Women holding top management posts at central banks remains a rare occurrence, unless you are referring to the National Bank of Rwanda (BNR) where 50 percent of board positions belong to females. Most senior of these is Deputy Governor Dr. Monique Nsanzabaganwa, who recently sat down with the AFI to discuss her institution’s successes in promoting gender equality and hosting the upcoming AFI Global Policy Forum (GPF).
Deputy Governor Dr. Monique Nsanzabaganwa, National Bank of Rwanda
Greater female representation in decision-making posts can inspire new generations of women leaders and narrow the financial inclusion gender gap, Deputy Governor Dr. Nsanzabaganwa told AFI. As one of Rwanda’s principal women, she explained that a visible female presence at the top helps remove some of the fears that can hold back women and is what motivates her to keep pushing the boundaries of gender equality.
“I can’t just sit here in the central bank, relax and do nothing about gender in the financial sector,” she said. “It’s because I’m here that I feel the calling more.”
This sentiment is particularly poignant in Rwanda. The genocide against the Tutsi of 1994 left the country with a majority female population, forcing the land-linked East African state to promote greater equality in order to build economic recovery. In the 25 years since, the government has pledged to leapfrog developed nations by encouraging girl’s education and appointing women in leadership roles, like government ministers and officers in armed forces andpolice.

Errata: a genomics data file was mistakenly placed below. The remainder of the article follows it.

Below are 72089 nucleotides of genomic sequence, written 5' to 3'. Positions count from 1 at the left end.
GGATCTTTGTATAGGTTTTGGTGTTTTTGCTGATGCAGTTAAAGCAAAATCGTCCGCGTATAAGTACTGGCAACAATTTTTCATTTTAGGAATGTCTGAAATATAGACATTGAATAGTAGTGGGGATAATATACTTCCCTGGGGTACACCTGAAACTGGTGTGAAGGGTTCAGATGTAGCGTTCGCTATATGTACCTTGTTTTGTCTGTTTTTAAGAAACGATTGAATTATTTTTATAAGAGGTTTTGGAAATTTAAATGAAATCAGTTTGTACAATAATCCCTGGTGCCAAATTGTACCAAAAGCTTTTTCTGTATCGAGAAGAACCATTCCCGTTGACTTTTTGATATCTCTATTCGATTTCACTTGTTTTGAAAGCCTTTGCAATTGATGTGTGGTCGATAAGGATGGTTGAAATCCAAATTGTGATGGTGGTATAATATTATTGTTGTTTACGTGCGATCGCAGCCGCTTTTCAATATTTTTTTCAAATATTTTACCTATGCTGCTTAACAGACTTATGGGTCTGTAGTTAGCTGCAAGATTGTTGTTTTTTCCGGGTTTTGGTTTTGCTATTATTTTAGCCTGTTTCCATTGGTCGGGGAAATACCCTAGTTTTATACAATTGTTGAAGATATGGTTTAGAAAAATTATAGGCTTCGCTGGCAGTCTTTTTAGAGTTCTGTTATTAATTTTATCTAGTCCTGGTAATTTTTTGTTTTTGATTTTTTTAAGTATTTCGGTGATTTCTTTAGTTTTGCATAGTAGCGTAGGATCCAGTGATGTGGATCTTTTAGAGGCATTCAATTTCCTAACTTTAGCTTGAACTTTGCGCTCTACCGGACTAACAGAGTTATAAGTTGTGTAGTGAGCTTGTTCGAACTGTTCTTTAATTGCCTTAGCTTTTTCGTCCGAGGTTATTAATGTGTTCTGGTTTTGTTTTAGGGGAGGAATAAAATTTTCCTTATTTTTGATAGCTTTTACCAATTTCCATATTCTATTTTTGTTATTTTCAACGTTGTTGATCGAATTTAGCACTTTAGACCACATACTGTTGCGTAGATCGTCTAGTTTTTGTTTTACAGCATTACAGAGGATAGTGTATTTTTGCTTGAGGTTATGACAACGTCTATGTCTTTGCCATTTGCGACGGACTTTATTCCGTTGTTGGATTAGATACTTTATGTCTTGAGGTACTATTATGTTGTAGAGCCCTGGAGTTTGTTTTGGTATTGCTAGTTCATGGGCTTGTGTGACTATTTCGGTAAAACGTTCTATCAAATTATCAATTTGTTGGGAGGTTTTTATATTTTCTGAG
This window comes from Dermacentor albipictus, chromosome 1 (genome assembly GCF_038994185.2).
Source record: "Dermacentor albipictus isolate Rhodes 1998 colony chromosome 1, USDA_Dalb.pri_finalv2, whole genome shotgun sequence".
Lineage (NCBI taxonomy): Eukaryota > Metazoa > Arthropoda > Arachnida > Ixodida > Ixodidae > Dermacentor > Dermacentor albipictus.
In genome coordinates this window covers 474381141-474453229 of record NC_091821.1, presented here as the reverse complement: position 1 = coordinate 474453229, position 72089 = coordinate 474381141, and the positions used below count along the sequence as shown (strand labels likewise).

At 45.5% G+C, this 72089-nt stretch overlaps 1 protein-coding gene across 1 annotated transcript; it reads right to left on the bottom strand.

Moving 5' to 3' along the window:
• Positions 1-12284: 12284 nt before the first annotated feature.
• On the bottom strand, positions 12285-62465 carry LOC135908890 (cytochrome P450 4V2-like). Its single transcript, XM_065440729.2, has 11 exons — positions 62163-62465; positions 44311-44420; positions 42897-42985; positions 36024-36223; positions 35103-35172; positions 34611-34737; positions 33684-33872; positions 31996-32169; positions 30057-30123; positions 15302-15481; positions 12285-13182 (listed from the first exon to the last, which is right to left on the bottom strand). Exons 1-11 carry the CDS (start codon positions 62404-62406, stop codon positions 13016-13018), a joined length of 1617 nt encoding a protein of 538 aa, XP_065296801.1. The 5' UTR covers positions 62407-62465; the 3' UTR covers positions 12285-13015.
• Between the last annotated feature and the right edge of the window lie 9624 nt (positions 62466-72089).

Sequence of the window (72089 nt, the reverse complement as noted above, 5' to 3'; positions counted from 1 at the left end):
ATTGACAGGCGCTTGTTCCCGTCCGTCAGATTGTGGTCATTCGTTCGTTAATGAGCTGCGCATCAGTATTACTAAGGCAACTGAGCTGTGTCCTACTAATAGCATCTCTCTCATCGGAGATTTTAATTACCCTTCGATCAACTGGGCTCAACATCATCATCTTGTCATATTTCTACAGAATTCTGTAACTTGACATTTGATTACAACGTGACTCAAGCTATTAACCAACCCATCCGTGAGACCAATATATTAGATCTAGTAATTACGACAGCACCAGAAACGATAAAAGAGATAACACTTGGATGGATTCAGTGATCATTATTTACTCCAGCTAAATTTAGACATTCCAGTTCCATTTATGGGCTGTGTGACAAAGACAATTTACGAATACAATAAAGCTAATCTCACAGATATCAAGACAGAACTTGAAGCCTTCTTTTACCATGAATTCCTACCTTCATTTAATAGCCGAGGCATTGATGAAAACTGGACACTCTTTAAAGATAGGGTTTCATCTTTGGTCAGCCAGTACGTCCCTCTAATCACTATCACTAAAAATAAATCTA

Today, Rwanda is ranked sixth in the world for gender equality with a parliament that is 61 percent female and parity in terms of ministerial positions.
Despite these remarkable achievements, Dr Nsanzabaganwa said that there is still much work to be done in the financial space. Among Rwanda’s five largest commercial banks, for example, only one has achieved gender parity in board members.
“You need diversity on those boards, diversity in senior management so that you can confidently drive these discussions within the organs of these institutions,” she said.
During her eight years at the central bank, Dr Nsanzabaganwa has been an avid supporter of community savings and credit organizations as well as advocacy groups like New Faces New Voices, both of which work towards increasing women’s access to finance and financial services.
“We are pushing awareness and really demonstrating the value that the female market segments offer to financial institutions,” she said.
Despite her efforts, she has noticed a worrying trend at the central bank. While its board, top management and executive directorates have at least 50 percent female membership, that figure halves for less senior roles like directors and managers. Across all departments, only around 33 percent of employees are female.
“You need to promote women but, where are they?”
Among the stumbling blocks are perceptions that the bank is elite and intimidating, which she explains by recounting an experience with a young woman who shadowed her for a day as part of a mentoring program.